PLO overtures to Europe paying off
The Palestinian Liberation Organization (PLO) diplomatic offensive in West Europe is beginning to pay off. This can be seen in: 1. Growing indications that Europe is pressing ahead with its own Mideast peace initiative, despite US efforts to stop it. The initiative centers around revising the key United Nations Resolution 242 to draw the Palestinians into the peace talks.
2. French President Valery Giscard d'Estaing's recognition of the "Palestinian right of self-determination" on March 3 at the end of an official visit to the gulf oil nation of Kuwait. This recognition comes in the wake of PLO leader Yasser Arafat's visits last year to Austria, Turkey, Spain, and Portugal as part of his organization's bid for wider influence.
The united states fears that a West European peace initiative is complicating the ongoing Israeli-Egyptian talks on Palestinian autonomy in the occupied West Bank and Gaza Strip.
"Why should the Palestinians accept a limited form of self-government if they can get an independent state from the Europeans on a silver plate?" asked one official at last week's autonomy negotiations in The Hague.
In talks in Bonn Feb. 26 with Britain's Foreign Secretary Lord Carrington and West German Foreign Minister Hans-Dietrich Genscher, and in Paris Feb. 29 with French Foreign Minister Jean Francois-Poncet, US Ambassador Sol Linowitz, who is President Carter's special envoy to the Egyptian-Israeli autonomy talks, expressed the US concerns.
The European plan for a Middle East solution includes:
* Upholding the principles of Resolution 242, especially the right of all states in the Middle East (including, by implication, Israel) to an existence within secure and recognized boundaries.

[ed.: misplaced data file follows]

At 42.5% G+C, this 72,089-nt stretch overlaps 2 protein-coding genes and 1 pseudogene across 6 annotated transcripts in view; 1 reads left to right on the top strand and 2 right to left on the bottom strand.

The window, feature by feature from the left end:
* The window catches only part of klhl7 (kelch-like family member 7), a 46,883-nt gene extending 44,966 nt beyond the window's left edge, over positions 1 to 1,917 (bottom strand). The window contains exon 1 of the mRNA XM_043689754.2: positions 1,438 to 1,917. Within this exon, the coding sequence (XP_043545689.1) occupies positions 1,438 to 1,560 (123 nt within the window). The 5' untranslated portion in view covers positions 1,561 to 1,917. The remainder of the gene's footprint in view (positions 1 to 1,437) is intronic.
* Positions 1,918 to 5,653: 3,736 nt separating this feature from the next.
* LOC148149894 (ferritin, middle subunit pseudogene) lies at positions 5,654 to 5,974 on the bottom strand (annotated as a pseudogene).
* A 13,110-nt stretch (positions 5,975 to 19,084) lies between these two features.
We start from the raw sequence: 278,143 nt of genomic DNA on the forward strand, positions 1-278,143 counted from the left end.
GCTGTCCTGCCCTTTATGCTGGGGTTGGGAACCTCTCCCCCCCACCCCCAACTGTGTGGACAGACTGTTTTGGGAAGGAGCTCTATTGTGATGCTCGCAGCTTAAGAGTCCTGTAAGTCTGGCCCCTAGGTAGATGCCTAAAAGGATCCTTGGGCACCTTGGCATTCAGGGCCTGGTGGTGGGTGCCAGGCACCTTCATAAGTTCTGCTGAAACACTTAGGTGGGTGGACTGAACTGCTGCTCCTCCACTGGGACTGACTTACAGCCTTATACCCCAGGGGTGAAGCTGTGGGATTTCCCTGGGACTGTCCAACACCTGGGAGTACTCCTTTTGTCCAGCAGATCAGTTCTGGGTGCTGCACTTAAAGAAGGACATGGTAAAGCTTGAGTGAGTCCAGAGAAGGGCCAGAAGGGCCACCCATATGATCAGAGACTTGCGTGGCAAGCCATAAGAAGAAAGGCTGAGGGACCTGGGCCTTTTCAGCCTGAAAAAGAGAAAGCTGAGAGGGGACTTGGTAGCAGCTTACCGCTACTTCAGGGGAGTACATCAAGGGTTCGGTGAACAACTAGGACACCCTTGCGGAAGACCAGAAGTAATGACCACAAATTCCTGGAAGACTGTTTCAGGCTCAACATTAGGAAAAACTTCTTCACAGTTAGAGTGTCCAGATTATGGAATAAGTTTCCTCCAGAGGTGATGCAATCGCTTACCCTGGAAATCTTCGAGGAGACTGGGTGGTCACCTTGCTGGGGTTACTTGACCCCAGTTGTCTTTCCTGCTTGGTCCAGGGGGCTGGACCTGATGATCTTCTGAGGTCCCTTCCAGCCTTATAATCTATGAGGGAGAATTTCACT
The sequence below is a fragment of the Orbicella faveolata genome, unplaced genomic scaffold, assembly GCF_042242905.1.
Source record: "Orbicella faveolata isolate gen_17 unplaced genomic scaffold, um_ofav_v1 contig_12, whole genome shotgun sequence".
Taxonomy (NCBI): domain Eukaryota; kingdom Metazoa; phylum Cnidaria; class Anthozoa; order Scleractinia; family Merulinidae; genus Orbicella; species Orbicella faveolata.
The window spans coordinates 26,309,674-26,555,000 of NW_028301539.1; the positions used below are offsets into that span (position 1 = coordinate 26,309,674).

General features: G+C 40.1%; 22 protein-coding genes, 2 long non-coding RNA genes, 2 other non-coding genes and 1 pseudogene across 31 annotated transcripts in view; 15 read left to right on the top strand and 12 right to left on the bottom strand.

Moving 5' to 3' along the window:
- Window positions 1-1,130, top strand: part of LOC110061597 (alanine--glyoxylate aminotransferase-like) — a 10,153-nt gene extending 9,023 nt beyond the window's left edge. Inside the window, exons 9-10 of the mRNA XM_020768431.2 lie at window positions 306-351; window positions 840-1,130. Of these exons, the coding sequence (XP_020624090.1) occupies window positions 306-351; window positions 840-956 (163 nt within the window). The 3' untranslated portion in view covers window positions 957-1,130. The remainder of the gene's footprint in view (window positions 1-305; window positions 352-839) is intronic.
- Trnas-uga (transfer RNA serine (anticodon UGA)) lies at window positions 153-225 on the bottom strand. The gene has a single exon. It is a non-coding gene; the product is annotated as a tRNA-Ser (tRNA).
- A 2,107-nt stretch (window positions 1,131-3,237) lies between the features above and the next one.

* Recognition of the Palestinian right of self-determination.
* A call for an international Middle East peace conference based on the revised UN Security Council resolution.
European spokesmen believe that such a resolution will pave the way to a comprehensive peace settlement and that acceptance of this proposed resolution by the PLO would imply indirect Palestinian recognition of the state of Israel.
The head of the PLO's political department, Farouk Kaddoumi, meanwhile, recently visited both Paris and Brussels. Behind the scenes, Spain's Prime Minister Mario Suarez appears to be playing a key role. West German Chancellor Helmut Schmidt closely coordinates his Middle East policy with Mr. Suarez. The Spanish Prime Minister also is said to have impressed President Carter with his report of a recent visit to several Arab states.
Israeli officials now fear that recent developments in both Europe and the United States might cause a new confrontation between the US and Israel. Some political circles in Jerusalem claim that Ambassador Linowitz's attempts to pressure Europe are merely "show." They claim that Lord Carrington's proposal is actually a US trial ballon.
These circles argue that should the European plan be accepted by the Security Council, the Carter administration could acquiesce by stating that it did not want to stray away from its European allies.
Moreover, Israelis believe that this would ease President Carter's difficulties in applying pressure on Israel during an election year. They regarded the US vote in favor of a UN Security Council resolution condemning Israeli settlement policies March 1 as the handwriting on the wall.
In addition, Israeli officials point out that during the Hague talks "our problems were with the United States, not with Egypt." Israeli officials claim that Ambassador Linowitz tried to force the establishment of a committee to discuss Israel's security needs and hinted at including east Jerusalem in the negotiations.
"This could have brought the talks to a crisis," one Israeli official said. He added, "We told Linowitz that, should he maintain this course, we would leave immediately."